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July 13, 2023

Fanatics is launching the Comic-Con of sports collectibles

A new events venture looks at the lucrative sports memorabilia market for an in-person sports-superfan convention

Hardcore sports collectors will soon have a new tradition to get excited about. Fanatics, the sports collectibles e-commerce company run by billionaire Michael Rubin, is launching a new venture called Fanatics Events that plans to create a Comic-Con-style convention geared toward sports memorabilia obsessives of all stripes.

Starting next year, Fanatics Events will organize and host large-scale global events focused on sports superfans and collectibles in partnership with talent management firm IMG. The new events-focused offshoot of Fanatics will be run by CEO Lance Fensterman, who has experience overseeing large-scale fan conventions like New York Comic-Con.

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While not officially affiliated with Comic-Con, Fanatics Events will aim to emulate the comic book and pop culture convention's overall vibe and massive scale for the sports memorabilia collector set. Since launching in San Diego in 1970, Comic-Con has expanded beyond its original focus on comic book fandom and become an enormous multi-genre pop culture festival that has set attendance world records. In 2019, just before the start of the pandemic, San Diego Comic-Con saw 167,000 attendees, while New York Comic-Con drew more than 250,000 people.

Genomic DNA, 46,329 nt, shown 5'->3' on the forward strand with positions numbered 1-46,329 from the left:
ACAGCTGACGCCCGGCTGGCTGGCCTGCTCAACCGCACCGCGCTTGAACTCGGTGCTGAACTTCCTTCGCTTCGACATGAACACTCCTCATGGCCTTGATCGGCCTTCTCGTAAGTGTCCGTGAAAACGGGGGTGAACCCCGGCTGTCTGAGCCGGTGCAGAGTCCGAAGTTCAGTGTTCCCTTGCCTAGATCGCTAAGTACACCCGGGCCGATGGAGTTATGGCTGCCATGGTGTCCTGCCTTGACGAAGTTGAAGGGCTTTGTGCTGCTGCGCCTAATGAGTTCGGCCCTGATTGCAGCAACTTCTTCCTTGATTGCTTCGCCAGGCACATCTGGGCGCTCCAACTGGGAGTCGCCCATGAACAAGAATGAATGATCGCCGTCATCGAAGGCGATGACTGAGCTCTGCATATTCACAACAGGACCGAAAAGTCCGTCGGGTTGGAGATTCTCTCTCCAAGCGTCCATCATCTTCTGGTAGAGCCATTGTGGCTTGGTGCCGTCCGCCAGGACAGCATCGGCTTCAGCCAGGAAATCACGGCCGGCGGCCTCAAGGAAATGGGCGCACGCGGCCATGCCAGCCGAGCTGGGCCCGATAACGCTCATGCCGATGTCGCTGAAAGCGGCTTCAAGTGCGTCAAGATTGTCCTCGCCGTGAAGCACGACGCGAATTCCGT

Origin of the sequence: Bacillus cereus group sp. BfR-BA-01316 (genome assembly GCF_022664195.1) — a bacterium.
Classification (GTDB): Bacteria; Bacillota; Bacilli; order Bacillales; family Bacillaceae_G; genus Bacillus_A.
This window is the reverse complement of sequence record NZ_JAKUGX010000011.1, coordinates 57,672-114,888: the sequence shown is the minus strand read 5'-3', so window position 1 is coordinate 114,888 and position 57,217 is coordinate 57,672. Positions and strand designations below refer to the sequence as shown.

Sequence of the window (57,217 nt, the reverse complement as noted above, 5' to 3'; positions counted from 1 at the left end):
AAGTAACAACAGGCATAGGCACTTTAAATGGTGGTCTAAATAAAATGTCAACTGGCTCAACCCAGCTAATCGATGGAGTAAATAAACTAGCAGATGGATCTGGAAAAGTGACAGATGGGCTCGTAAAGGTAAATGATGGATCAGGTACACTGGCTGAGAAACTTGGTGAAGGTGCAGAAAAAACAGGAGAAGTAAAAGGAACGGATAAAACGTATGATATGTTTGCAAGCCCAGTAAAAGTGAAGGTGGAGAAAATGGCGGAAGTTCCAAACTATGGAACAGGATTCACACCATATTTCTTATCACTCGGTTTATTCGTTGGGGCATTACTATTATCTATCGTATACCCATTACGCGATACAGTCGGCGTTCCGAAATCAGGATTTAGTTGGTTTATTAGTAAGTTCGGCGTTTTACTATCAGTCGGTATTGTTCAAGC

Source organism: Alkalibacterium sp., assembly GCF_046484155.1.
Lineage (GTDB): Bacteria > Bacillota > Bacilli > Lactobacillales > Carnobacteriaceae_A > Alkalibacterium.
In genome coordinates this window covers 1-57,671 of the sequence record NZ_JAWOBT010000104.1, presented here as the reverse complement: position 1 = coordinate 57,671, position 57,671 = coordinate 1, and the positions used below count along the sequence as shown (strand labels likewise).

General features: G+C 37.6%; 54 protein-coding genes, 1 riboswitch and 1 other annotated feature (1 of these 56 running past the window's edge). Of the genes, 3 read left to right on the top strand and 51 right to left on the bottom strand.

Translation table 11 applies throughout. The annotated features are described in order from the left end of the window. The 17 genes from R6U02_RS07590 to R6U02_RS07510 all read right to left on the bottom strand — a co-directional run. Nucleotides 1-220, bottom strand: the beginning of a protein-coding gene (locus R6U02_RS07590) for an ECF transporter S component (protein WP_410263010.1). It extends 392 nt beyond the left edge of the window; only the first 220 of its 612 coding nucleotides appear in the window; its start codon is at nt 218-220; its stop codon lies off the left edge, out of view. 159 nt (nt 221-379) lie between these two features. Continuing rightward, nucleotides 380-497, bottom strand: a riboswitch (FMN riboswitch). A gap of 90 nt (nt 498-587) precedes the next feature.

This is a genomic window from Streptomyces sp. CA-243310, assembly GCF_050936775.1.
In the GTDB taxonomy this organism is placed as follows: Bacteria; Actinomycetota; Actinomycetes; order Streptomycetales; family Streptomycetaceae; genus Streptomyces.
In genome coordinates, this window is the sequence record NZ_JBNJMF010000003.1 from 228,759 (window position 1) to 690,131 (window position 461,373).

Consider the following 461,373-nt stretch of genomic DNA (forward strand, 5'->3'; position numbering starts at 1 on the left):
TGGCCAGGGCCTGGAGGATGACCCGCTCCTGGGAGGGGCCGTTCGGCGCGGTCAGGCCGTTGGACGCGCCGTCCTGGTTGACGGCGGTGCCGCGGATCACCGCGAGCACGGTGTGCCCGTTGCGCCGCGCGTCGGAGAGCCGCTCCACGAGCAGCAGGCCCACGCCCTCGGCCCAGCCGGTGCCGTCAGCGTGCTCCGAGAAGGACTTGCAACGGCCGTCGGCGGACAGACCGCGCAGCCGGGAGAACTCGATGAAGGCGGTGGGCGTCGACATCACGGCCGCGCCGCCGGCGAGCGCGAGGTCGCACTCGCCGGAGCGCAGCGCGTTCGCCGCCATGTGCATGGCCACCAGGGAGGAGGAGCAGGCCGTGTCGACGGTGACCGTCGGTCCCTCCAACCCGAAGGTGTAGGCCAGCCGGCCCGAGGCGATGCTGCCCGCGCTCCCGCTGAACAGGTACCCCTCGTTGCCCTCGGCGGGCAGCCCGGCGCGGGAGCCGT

The popularity – and in many cases, monetary value – of sports trading cards surged during the Covid-19 pandemic. The global trading market is now valued at over $1 billion and is expected to keep growing over the next few years, according to a recent MarketWatch report. These trends, coupled with the post-pandemic return of live events and experiences, may bode well for Fanatics as it expands into the event space.

After starting out as a brick-and-mortar sports merchandise store in Florida in the mid-1990s, Fanatics, Inc. was acquired by Michael Rubin in 2011 and has since expanded through a series of partnerships and acquisitions. Last year, the company bought trading card giant Topps to grow its footprint in the sports collectibles space that it now hopes to dominate even further.

Rubin, who once owned a minority stake in the Philadelphia 76ers, got his entrepreneurial start in the Philly suburbs. Raised in Lafayette Hill, a teenage Rubin opened a ski equipment shop in Conshohocken called Mike's Ski and Sport. After briefly attending Villanova University, Rubin dropped out to start the athletic equipment merchandise company KPR Sports. The serial entrepreneur went on to found Global Sports Incorporated, later renamed GSI Commerce, a multibillion-dollar e-commerce company that he sold to eBay for $2.4 billion in 2011.